28 July 2021

SUBJECTS: JobKeeper 4.0, lockdown extension. 
HOLLY STEARNES, HOST: Stephen, thanks for your time. 
STEPHEN JONES: As always, good to be with you.  
STEARNES: Let's start our conversation today with Scott Morrison's latest comments about financial support. What are your thoughts?  
JONES: Look, I welcome it. If I've got any regret it’s that this Government, particularly Scott Morrison, he's got to be dragged kicking and screaming to making the right decision. It has been clear to everybody here in New South Wales that this lockdown was going to go for a long period of time. The reason it’s going to go for a long period of time, as the New South Wales Premier has made quite clear, is the Federal Government has stuffed up the vaccine program. So the least they can do is ensure that there's the right sort of support for individuals and for businesses. I've got to say, I didn't care whether they called Job Keeper, Snob Keeper, I don't care what they call it, so long as the financial support is in place. And the idea that it’s going to be a $150 less for this prolonged lockdown than there was last year just didn't make sense. So, I welcome the fact that that support’s going to be in place. I also welcome the fact that they've fixed up the obvious anomaly where part-time workers, who are on a part-time benefit, part-time wages, have lost their job were going to get nothing. So I think it's good that that's been sorted as well. Any regrets is the fact it's taken so long to make the right decision. 
STEARNES: In regards to the New South Wales lockdowns, there are concerns for more regional areas like that are being included in these lockdowns. What are your thoughts on that?  
JONES: Well, I'm a bit disappointed, I've got to say that my own area, Shellharbour in New South Wales has been included in the lockdown when people here are saying, we haven't had a case since June. We've not had an exposure site since June. We've not … (transmission break) 
 … make sufficient explanation for what's going on now down here, and I've got to say, the constant chopping and changing the rules and ambiguity within the rules that is leaving a lot of people confused about what their obligations are.  
STEARNES: Yeah, and I mean when we look at, obviously Sydney's in a really devastating state at the moment. Do you think, we know now the lockdown has been extended for about four weeks. If it goes longer than that, will there be more support for businesses and people? 
JONES: There it has to be. I think everybody is looking at this and going, if it's prolonged for more than the next month, they don't know what they'll do. Businesses were already on their knees in this part of the world because they've gone through bushfires, then they went through floods they went through COVID round one, COVID round two, now COVID round three. It has really been a devastating two years. Without support, the this place will be on its knees. So absolutely it has to be there. Totally support restrictions being put in place for the good of everyone. But if we're telling people they can't go to work and we're telling businesses they can't open, then the very least you can do is ensuring that we support them through that process.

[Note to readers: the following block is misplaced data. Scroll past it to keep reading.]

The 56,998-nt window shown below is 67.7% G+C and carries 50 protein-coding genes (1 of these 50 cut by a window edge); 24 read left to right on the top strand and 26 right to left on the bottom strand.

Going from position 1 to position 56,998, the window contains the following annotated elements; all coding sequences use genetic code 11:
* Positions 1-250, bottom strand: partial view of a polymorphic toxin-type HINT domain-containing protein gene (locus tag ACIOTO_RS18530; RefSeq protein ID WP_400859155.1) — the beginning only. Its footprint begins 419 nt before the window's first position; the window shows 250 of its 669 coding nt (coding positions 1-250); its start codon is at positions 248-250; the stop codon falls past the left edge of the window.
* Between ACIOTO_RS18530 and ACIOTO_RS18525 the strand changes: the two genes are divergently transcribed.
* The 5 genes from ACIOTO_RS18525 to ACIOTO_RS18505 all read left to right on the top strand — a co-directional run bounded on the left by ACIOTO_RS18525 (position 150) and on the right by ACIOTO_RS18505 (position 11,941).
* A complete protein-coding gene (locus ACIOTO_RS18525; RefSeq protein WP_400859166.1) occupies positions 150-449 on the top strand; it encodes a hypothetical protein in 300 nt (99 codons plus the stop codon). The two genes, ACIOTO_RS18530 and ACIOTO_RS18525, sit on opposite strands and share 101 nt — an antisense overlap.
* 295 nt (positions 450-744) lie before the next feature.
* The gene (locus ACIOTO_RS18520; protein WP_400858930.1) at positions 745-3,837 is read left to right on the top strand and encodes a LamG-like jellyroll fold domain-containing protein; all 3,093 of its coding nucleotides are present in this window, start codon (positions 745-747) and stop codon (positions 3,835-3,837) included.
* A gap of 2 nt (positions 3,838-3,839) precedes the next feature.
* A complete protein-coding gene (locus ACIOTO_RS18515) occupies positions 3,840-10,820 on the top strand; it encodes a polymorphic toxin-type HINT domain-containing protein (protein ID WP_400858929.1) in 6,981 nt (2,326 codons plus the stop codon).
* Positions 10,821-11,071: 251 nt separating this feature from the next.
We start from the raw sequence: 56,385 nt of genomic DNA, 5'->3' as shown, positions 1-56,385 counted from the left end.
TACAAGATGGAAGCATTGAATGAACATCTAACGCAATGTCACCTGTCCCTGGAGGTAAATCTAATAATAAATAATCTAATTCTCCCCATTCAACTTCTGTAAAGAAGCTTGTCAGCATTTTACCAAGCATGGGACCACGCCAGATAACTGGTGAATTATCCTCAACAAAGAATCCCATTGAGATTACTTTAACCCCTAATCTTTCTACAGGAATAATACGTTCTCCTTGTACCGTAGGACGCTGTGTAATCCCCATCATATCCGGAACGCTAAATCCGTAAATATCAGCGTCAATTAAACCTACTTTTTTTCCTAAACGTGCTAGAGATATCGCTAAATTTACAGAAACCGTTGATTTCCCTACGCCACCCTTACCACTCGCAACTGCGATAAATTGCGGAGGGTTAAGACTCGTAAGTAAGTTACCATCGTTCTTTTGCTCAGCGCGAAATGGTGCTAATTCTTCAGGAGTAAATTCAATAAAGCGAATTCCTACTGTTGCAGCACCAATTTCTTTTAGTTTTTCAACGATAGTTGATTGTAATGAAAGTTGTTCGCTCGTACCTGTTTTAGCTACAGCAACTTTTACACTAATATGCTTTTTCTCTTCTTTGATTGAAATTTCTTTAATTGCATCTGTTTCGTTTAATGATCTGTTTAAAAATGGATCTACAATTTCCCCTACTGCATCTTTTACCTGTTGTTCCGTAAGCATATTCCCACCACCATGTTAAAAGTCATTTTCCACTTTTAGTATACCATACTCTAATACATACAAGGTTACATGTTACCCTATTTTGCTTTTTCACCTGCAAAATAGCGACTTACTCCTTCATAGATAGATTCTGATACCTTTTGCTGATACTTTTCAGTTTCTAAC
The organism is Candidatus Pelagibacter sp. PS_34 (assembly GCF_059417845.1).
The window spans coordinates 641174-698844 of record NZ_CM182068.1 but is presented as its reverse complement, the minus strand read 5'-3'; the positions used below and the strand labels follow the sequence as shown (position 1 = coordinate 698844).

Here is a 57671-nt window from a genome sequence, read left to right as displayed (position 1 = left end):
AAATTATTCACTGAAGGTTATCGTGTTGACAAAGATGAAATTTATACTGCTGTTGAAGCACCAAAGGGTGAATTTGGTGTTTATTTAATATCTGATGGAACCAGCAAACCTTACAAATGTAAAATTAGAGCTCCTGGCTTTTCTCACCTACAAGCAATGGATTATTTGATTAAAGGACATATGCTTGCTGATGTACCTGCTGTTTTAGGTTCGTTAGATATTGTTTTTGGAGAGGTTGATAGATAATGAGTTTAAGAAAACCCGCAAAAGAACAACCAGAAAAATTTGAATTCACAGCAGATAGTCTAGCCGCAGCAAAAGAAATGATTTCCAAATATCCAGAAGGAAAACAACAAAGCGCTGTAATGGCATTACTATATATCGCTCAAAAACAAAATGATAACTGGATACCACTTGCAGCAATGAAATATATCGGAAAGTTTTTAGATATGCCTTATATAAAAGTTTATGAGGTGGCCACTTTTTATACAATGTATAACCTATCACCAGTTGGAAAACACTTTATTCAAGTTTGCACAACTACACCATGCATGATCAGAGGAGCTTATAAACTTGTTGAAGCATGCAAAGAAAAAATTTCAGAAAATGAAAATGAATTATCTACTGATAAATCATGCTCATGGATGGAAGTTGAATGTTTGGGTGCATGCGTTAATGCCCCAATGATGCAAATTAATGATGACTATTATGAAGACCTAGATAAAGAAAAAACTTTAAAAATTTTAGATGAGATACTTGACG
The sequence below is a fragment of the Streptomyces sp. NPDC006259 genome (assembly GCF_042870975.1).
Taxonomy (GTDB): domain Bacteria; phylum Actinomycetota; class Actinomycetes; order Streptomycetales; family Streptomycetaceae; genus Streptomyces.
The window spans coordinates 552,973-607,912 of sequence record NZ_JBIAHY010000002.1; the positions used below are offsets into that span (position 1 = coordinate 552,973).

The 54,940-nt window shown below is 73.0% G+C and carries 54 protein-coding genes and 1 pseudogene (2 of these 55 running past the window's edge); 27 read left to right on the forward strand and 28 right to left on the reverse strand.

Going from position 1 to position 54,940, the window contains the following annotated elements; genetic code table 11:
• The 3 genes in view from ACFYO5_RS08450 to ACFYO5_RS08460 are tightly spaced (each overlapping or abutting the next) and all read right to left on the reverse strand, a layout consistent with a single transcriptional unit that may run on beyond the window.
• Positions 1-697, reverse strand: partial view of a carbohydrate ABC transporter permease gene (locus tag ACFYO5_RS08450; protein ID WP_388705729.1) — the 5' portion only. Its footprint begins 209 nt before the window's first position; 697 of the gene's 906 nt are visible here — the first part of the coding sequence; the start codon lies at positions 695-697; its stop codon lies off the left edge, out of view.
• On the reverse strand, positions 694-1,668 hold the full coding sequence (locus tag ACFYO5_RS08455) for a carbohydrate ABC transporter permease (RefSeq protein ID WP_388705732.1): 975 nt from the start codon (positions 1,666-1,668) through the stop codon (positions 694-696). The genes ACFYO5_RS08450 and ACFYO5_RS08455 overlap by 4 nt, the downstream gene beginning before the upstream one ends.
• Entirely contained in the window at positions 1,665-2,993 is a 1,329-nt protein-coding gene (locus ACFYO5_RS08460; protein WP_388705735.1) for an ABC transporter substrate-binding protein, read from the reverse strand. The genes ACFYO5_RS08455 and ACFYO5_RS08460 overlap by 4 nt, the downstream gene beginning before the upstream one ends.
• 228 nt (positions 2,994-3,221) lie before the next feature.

STEARNES: Yeah Stephen, and I think the main comparison between Victoria's state at the moment and Sydney, the main difference was locking Victoria down much more quickly and rapidly. But where to from here? I mean, I think everyone knows that the reason why Sydney's in the case that they are. But what's the answer to from here? I mean, in regards to the vaccination rollout being it's quite slow. People are not willing to stay home. We saw the protest over the weekend. People are angry. What's the answer? 
JONES: The protests are an absolute disaster. They are super spreader events. If their objective is to end or shorten a lockdown, they'll have the exact opposite effect. Because people will be looking at that mass gathering and saying, well we're going to add another 14 days to that, to see how much viral spread is occurred as a result of that event. It was a debacle. Absolute idiots, whatever their motivation. And I'm not talking about people who innocently went along because they are frustrated or upset. Believe me, I'm frustrated and upset as well. We should never have got to this. But mass gatherings, protests, are the worst possible solution. Let's keep the pressure on Scott Morrison. The only durable solution is getting the vaccines back on track. Vaccines rolled out and into people's arms. I think we're about 17 percent of the population. We need to get to about 80 percent. We’ve got a long way to go. So let's get the vaccine program rolled out properly. And ensuring that we can have that durable solution. Because unless we do, they're going to be more, not less, lockdown events, which nobody wants.  
STEARNES: Indeed, I agree with you there. Now on a more positive note before we wrap things up, how proud are you to be Australian at the moment with the Olympics on?  
JONES: Well, I think the greatest support that most Australians are getting in their living rooms over in lockdown of the moment as being able to flick on and watch the Olympics. Whether it's our swimmers is in the pool at the moment, our basketball players, our soccer players, they've all made us very, very proud. Our surfers as well, I should say. I think they've all made is very, very proud and while we're gone through such a horrible time at home, it's great to see Australians out there abroad over there in Tokyo, in very difficult circumstances themselves doing well, competing event against the best and coming up trumps.